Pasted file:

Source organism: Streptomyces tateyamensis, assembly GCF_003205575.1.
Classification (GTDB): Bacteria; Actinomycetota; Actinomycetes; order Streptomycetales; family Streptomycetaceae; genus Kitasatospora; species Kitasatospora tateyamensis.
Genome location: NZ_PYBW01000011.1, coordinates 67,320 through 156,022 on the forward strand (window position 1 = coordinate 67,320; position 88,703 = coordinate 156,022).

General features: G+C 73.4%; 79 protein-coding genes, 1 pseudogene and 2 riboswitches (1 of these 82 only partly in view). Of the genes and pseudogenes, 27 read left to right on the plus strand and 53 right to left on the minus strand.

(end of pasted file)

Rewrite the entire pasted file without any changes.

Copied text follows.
Source organism: Streptomyces tateyamensis, assembly GCF_003205575.1.
Classification (GTDB): Bacteria; Actinomycetota; Actinomycetes; order Streptomycetales; family Streptomycetaceae; genus Kitasatospora; species Kitasatospora tateyamensis.
Genome location: NZ_PYBW01000011.1, coordinates 67,320 through 156,022 on the forward strand (window position 1 = coordinate 67,320; position 88,703 = coordinate 156,022).

General features: G+C 73.4%; 79 protein-coding genes, 1 pseudogene and 2 riboswitches (1 of these 82 only partly in view). Of the genes and pseudogenes, 27 read left to right on the plus strand and 53 right to left on the minus strand.